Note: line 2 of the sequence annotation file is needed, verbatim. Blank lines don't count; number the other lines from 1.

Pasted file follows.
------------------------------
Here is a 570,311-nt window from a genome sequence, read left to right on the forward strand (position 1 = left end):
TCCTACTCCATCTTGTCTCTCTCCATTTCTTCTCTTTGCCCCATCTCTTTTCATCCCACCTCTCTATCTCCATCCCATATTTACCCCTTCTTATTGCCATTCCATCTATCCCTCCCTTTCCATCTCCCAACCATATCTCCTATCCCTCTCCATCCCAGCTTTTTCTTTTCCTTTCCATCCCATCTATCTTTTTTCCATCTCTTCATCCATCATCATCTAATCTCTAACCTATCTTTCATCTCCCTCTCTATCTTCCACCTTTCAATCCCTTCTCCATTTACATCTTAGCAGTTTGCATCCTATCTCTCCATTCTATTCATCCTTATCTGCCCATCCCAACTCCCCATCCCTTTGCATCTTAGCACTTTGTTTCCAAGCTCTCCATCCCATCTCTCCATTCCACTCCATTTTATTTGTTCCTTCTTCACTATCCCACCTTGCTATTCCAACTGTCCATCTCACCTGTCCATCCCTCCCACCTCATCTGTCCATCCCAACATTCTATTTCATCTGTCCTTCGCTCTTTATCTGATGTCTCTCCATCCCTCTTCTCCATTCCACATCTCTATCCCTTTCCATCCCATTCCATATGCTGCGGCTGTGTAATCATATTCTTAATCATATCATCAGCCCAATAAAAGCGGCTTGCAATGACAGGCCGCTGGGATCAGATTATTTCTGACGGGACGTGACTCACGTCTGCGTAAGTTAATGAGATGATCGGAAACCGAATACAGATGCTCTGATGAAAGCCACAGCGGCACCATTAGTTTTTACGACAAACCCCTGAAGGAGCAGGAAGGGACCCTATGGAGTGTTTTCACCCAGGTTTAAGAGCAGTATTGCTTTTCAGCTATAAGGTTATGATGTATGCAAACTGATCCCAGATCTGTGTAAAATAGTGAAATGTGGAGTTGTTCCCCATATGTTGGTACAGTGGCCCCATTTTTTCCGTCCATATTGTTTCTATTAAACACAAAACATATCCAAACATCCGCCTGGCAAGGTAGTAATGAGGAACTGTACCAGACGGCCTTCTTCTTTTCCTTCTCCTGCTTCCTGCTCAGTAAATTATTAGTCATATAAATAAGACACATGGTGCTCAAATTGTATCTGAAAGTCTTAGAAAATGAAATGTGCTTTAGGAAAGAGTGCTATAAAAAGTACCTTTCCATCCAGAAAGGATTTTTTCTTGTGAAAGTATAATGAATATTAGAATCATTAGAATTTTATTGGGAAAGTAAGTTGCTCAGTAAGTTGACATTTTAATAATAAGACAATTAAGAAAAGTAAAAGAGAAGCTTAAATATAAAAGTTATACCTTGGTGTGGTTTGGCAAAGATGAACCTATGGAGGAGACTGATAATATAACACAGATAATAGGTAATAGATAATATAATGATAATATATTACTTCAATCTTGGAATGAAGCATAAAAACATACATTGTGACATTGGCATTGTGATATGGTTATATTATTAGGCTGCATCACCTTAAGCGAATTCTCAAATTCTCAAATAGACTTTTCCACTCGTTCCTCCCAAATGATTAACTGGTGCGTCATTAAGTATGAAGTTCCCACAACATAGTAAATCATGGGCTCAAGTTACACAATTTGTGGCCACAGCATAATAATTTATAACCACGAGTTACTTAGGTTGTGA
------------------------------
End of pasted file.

TCCTACTCCATCTTGTCTCTCTCCATTTCTTCTCTTTGCCCCATCTCTTTTCATCCCACCTCTCTATCTCCATCCCATATTTACCCCTTCTTATTGCCATTCCATCTATCCCTCCCTTTCCATCTCCCAACCATATCTCCTATCCCTCTCCATCCCAGCTTTTTCTTTTCCTTTCCATCCCATCTATCTTTTTTCCATCTCTTCATCCATCATCATCTAATCTCTAACCTATCTTTCATCTCCCTCTCTATCTTCCACCTTTCAATCCCTTCTCCATTTACATCTTAGCAGTTTGCATCCTATCTCTCCATTCTATTCATCCTTATCTGCCCATCCCAACTCCCCATCCCTTTGCATCTTAGCACTTTGTTTCCAAGCTCTCCATCCCATCTCTCCATTCCACTCCATTTTATTTGTTCCTTCTTCACTATCCCACCTTGCTATTCCAACTGTCCATCTCACCTGTCCATCCCTCCCACCTCATCTGTCCATCCCAACATTCTATTTCATCTGTCCTTCGCTCTTTATCTGATGTCTCTCCATCCCTCTTCTCCATTCCACATCTCTATCCCTTTCCATCCCATTCCATATGCTGCGGCTGTGTAATCATATTCTTAATCATATCATCAGCCCAATAAAAGCGGCTTGCAATGACAGGCCGCTGGGATCAGATTATTTCTGACGGGACGTGACTCACGTCTGCGTAAGTTAATGAGATGATCGGAAACCGAATACAGATGCTCTGATGAAAGCCACAGCGGCACCATTAGTTTTTACGACAAACCCCTGAAGGAGCAGGAAGGGACCCTATGGAGTGTTTTCACCCAGGTTTAAGAGCAGTATTGCTTTTCAGCTATAAGGTTATGATGTATGCAAACTGATCCCAGATCTGTGTAAAATAGTGAAATGTGGAGTTGTTCCCCATATGTTGGTACAGTGGCCCCATTTTTTCCGTCCATATTGTTTCTATTAAACACAAAACATATCCAAACATCCGCCTGGCAAGGTAGTAATGAGGAACTGTACCAGACGGCCTTCTTCTTTTCCTTCTCCTGCTTCCTGCTCAGTAAATTATTAGTCATATAAATAAGACACATGGTGCTCAAATTGTATCTGAAAGTCTTAGAAAATGAAATGTGCTTTAGGAAAGAGTGCTATAAAAAGTACCTTTCCATCCAGAAAGGATTTTTTCTTGTGAAAGTATAATGAATATTAGAATCATTAGAATTTTATTGGGAAAGTAAGTTGCTCAGTAAGTTGACATTTTAATAATAAGACAATTAAGAAAAGTAAAAGAGAAGCTTAAATATAAAAGTTATACCTTGGTGTGGTTTGGCAAAGATGAACCTATGGAGGAGACTGATAATATAACACAGATAATAGGTAATAGATAATATAATGATAATATATTACTTCAATCTTGGAATGAAGCATAAAAACATACATTGTGACATTGGCATTGTGATATGGTTATATTATTAGGCTGCATCACCTTAAGCGAATTCTCAAATTCTCAAATAGACTTTTCCACTCGTTCCTCCCAAATGATTAACTGGTGCGTCATTAAGTATGAAGTTCCCACAACATAGTAAATCATGGGCTCAAGTTACACAATTTGTGGCCACAGCATAATAATTTATAACCACGAGTTACTTAGGTTGTGA